There’s something about the rails that draws photographers and videographers – professional and amateur – looking for that beautiful backdrop. “When it comes to train tracks, there is no picture-perfect setting,” said Scott Sauer, SEPTA’s Assistant General Manager of System Safety. “In fact, if you take photos or shoot video on the tracks, that picture or film might be the last footage you take. Tracks are for trains. They are not photo or movie studios.”
With the better weather upon us, residents are taking out their cameras and smartphones to capture the colorful spring scenery. SEPTA is warning all photographers to stay away from train tracks. “The place for selfies, family, engagement, wedding and school photos might be a studio or a park, but not the rail right-of-way,” said Sauer, who is also a board member for Operation Lifesaver Inc., a national organization dedicated to rail safety. “No one should ever assume that there is a time when tracks are completely clear of train traffic. A train can come on any track at any time in any direction.”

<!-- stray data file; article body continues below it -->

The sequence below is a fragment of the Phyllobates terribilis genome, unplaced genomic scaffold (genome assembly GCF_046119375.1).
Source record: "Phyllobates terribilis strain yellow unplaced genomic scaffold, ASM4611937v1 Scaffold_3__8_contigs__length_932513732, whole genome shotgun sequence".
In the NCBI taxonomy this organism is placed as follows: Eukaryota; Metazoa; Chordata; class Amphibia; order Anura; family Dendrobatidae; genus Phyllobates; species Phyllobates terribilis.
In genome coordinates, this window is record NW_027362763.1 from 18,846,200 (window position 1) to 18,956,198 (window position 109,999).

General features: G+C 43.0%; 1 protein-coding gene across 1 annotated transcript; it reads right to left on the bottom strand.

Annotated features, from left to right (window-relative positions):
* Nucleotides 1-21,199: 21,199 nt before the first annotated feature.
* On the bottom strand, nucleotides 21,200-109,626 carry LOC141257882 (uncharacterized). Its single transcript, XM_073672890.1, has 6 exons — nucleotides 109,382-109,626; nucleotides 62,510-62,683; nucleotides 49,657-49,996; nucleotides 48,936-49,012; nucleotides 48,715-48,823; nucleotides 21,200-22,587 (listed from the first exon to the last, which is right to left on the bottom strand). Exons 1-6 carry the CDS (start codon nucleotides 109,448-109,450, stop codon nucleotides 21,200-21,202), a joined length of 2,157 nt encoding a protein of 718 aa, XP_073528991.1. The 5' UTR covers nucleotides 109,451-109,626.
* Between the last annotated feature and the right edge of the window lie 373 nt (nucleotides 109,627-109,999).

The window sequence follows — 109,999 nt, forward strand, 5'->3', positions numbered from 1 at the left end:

According to a recent study by Priceonomics (http://priceonomics.com/the-tragic-data-behind-selfie-fatalities/), railroad tracks are the world’s third most deadly place to take selfies. “The majority of train-related incidents are preventable,” said Sauer. “By entering the track area for photo and video sessions, people are putting themselves in imminent and unnecessary danger. The picture is not worth the risk.”
Entering the track area for any reason is both dangerous and illegal – it’s trespassing. Engineers are not expecting trespassers to be in the train’s right-of-way. Sauer adds that, even if an engineer sees a trespasser on tracks, the train cannot come to an immediate stop. “You can’t slam on the brakes and expect a vehicle that large to stop instantaneously,” said Sauer. “And trains can’t swerve around a person or object in its path.”
SEPTA also warns photographers and videographers that taking photos and video on platforms can also be dangerous. “Tripods can be tripping hazards to passengers entering and exiting trains,” said Sauer. “Lights on cameras and flashes can also be a distraction to or momentarily blind engineers.”
SEPTA welcomes photographers and videographers who safely take photos or video of the authority’s vehicles and stations. For information on SEPTA’s film and video policy and shooting photos and video, contact SEPTA Media Relations at 215-580-7842 or visit https://www.septa.org/policy/film.html.